Glenbard District 87 sees record highs in summer school enrollment

  • Jeff Feucht, Glenbard High School District 87's assistant superintendent for educational services

    Jeff Feucht, Glenbard High School District 87's assistant superintendent for educational services

Updated 9/30/2015 2:39 PM

It's often a tough sell getting students to spend summer in school.

Even more so when they don't earn credit toward graduation.


But in Glenbard High School District 87, educators saw record-high enrollment this summer -- up more than 300 students compared to 2014 -- in such courses.

"I was surprised it was as high as it was," Jeff Feucht, assistant superintendent for educational services, said of the latest tallies. "There is a misconception that students only go to summer school if they fail a course and need to make it up."

Overall, 834 students took so-called "bridge" courses, compared with 456 students in 2013. New partnerships with middle schools have helped the district boost those summer school ranks, officials say.

For the first time, rising seventh- and eighth-graders in Carol Stream Elementary District 93 took classes this past summer. And officials are looking to draw more from other districts that feed students into Glenbard's four high schools.

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"If we start that earlier, we think we'll see big dividends when they get to high school," said Michele Hawbaker, one of the district's four summer school principals.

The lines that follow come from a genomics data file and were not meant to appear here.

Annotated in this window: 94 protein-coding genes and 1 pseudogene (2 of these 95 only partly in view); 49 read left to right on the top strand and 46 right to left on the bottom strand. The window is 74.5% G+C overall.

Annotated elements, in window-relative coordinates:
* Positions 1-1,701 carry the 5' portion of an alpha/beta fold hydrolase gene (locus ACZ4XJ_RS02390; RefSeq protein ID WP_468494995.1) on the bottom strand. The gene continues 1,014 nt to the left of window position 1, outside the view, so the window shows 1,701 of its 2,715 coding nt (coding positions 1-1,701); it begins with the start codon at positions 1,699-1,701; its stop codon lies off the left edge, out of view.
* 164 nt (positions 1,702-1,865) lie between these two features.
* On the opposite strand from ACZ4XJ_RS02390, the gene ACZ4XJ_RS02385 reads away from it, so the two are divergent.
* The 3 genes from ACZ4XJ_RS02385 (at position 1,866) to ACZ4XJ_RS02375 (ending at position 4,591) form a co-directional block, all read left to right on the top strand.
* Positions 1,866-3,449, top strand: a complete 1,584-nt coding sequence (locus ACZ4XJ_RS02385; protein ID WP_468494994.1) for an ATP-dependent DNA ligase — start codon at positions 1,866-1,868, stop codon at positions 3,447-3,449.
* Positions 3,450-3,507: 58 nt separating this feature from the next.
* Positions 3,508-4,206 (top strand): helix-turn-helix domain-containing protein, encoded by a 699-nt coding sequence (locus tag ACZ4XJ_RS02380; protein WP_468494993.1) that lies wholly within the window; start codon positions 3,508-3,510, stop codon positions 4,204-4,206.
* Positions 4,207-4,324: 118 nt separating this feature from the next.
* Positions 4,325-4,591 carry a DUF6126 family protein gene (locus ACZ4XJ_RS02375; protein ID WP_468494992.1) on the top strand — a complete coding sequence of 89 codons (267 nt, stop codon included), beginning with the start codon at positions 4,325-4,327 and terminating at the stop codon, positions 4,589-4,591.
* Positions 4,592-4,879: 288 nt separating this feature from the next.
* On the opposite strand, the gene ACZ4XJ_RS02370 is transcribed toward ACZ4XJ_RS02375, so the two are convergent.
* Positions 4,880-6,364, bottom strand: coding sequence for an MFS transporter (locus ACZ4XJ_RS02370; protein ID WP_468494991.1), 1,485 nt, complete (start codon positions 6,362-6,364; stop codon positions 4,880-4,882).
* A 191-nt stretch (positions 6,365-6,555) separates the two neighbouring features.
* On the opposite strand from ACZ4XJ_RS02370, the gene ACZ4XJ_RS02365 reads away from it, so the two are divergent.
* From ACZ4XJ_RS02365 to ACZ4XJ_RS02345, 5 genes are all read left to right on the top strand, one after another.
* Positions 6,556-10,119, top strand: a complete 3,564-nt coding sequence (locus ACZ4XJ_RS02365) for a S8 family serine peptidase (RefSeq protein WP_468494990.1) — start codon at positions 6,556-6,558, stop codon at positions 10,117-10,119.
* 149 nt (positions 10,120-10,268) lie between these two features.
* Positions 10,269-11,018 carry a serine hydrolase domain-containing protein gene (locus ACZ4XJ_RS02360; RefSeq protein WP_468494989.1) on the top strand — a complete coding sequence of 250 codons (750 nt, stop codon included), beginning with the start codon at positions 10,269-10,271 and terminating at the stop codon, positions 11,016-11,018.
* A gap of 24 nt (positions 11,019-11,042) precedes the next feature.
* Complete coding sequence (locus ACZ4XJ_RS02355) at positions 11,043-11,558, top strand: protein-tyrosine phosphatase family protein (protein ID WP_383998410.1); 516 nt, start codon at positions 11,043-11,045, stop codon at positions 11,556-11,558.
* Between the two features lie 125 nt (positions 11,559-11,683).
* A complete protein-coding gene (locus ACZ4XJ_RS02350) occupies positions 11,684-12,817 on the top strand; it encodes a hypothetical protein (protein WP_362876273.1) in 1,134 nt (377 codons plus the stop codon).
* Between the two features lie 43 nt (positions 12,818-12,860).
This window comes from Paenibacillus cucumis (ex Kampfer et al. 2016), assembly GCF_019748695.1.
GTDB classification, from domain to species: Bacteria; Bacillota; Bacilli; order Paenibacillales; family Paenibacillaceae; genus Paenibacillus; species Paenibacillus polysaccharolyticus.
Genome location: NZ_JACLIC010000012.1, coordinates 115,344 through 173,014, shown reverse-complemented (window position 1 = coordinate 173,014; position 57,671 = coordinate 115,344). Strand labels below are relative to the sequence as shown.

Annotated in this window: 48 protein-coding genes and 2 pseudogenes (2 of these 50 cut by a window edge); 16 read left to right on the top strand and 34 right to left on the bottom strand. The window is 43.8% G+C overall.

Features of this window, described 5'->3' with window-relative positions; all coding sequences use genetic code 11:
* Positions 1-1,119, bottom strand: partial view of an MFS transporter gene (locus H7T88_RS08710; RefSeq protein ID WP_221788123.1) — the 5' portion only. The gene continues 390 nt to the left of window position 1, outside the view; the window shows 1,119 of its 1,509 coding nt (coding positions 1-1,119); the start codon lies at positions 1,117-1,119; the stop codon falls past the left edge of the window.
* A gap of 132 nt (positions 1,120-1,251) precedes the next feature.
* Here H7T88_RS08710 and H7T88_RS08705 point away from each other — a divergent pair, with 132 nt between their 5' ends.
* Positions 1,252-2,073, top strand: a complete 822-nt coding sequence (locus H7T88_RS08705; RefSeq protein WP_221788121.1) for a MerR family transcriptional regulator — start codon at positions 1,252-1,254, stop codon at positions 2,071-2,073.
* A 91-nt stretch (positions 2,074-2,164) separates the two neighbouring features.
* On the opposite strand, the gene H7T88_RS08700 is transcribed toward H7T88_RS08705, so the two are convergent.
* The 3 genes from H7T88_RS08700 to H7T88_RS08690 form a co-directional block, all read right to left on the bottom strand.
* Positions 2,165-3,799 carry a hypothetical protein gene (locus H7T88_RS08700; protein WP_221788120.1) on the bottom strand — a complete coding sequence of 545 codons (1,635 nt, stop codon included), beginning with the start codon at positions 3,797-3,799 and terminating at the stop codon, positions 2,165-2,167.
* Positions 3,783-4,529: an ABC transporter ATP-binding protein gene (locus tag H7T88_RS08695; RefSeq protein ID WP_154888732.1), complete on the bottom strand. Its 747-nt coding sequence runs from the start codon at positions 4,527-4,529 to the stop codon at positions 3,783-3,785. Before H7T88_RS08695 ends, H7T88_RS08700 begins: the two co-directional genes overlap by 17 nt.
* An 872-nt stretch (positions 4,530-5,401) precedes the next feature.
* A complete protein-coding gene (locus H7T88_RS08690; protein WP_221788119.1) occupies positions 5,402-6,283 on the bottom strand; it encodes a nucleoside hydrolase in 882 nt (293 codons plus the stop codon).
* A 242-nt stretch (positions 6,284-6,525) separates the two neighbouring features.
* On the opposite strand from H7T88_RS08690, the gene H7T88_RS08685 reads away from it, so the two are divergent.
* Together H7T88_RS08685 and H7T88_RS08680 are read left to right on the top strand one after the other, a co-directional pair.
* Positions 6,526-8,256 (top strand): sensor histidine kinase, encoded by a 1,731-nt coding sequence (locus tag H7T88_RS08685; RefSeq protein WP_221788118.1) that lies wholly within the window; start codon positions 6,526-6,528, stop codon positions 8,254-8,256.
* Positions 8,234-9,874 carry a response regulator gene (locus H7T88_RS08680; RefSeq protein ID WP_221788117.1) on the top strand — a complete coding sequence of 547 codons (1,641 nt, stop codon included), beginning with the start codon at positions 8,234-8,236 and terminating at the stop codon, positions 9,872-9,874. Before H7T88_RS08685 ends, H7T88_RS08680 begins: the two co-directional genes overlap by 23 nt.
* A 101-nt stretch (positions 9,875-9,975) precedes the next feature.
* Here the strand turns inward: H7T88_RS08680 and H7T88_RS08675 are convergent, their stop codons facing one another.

The district works with middle school teachers to design a curriculum tailor-made to their needs, Feucht said.

District 93 students were bused to Glenbard North in Carol Stream and taught by the high school's teachers. Queen Bee Elementary District 16 students, by contrast, were co-taught by high school and middle school teachers.

But no matter the structure, the courses are meant to help students gain confidence with concepts they'll revisit during the regular school year in reading, writing and math, said Hawbaker, Glenbard North's math department chair.

"It's more pre-teaching than it is remediation," she said.

Feucht and Hawbaker are encouraged by results from the district's own students who take bridge classes, each lasting nine days.


Officials began tracking their "grades in progress" six weeks into this semester. The bridge students posted above-average grades in most cases compared with the rest of the student body, the data showed, Feucht said.

"They're getting comfortable," Hawbaker said. "They know what's coming this school year, and it's really proving beneficial."

As for the longer summer school courses that do count toward graduation credit, enrollment rose 4.5 percent to 1,748 students. Through online registration, the district also began tracking why students were signing up.

The reasons were almost evenly split. Just more than half were students looking for "credit recovery" in courses they previously failed, Feucht said.

The rest were students trying to accelerate through their requirements and make room in their schedule for electives or advanced placement classes, he said.

Looking ahead, Feucht said the district will continue to adjust its offerings. Some bridge classes help incoming freshman make the leap from middle-school to high-school math. Others help students get a leg up in AP art classes.

"It's always been good prep curriculum, but we want to do a better job of also making it engaging and fun, especially for those bridge courses," he said.

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